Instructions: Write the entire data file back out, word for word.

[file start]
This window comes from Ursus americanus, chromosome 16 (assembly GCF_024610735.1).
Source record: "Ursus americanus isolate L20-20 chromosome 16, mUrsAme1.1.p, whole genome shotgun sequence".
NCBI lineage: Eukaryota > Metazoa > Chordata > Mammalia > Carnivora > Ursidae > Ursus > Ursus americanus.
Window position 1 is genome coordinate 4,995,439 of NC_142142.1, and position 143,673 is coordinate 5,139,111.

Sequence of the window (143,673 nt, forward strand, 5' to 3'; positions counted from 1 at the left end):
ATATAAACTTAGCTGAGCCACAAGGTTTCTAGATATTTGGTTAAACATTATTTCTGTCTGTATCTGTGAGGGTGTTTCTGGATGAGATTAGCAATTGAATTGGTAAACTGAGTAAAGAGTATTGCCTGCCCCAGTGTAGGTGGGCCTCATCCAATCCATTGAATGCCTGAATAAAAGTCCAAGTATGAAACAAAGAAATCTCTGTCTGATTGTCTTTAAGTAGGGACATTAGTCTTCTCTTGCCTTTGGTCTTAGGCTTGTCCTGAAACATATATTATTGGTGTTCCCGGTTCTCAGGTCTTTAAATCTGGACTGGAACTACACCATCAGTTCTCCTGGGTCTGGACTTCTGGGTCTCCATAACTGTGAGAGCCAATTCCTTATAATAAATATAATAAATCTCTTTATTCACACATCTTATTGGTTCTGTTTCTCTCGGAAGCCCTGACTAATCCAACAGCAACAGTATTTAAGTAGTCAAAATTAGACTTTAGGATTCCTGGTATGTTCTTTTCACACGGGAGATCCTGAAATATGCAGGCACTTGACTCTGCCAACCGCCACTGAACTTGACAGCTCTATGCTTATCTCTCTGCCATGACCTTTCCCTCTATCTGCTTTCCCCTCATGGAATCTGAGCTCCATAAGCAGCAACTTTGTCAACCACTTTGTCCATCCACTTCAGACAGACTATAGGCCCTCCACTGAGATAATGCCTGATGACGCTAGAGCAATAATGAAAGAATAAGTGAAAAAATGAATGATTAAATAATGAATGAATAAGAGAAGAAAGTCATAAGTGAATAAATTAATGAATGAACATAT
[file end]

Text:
This window comes from Ursus americanus, chromosome 16 (assembly GCF_024610735.1).
Source record: "Ursus americanus isolate L20-20 chromosome 16, mUrsAme1.1.p, whole genome shotgun sequence".
NCBI lineage: Eukaryota > Metazoa > Chordata > Mammalia > Carnivora > Ursidae > Ursus > Ursus americanus.
Window position 1 is genome coordinate 4,995,439 of NC_142142.1, and position 143,673 is coordinate 5,139,111.

Sequence of the window (143,673 nt, forward strand, 5' to 3'; positions counted from 1 at the left end):
ATATAAACTTAGCTGAGCCACAAGGTTTCTAGATATTTGGTTAAACATTATTTCTGTCTGTATCTGTGAGGGTGTTTCTGGATGAGATTAGCAATTGAATTGGTAAACTGAGTAAAGAGTATTGCCTGCCCCAGTGTAGGTGGGCCTCATCCAATCCATTGAATGCCTGAATAAAAGTCCAAGTATGAAACAAAGAAATCTCTGTCTGATTGTCTTTAAGTAGGGACATTAGTCTTCTCTTGCCTTTGGTCTTAGGCTTGTCCTGAAACATATATTATTGGTGTTCCCGGTTCTCAGGTCTTTAAATCTGGACTGGAACTACACCATCAGTTCTCCTGGGTCTGGACTTCTGGGTCTCCATAACTGTGAGAGCCAATTCCTTATAATAAATATAATAAATCTCTTTATTCACACATCTTATTGGTTCTGTTTCTCTCGGAAGCCCTGACTAATCCAACAGCAACAGTATTTAAGTAGTCAAAATTAGACTTTAGGATTCCTGGTATGTTCTTTTCACACGGGAGATCCTGAAATATGCAGGCACTTGACTCTGCCAACCGCCACTGAACTTGACAGCTCTATGCTTATCTCTCTGCCATGACCTTTCCCTCTATCTGCTTTCCCCTCATGGAATCTGAGCTCCATAAGCAGCAACTTTGTCAACCACTTTGTCCATCCACTTCAGACAGACTATAGGCCCTCCACTGAGATAATGCCTGATGACGCTAGAGCAATAATGAAAGAATAAGTGAAAAAATGAATGATTAAATAATGAATGAATAAGAGAAGAAAGTCATAAGTGAATAAATTAATGAATGAACATAT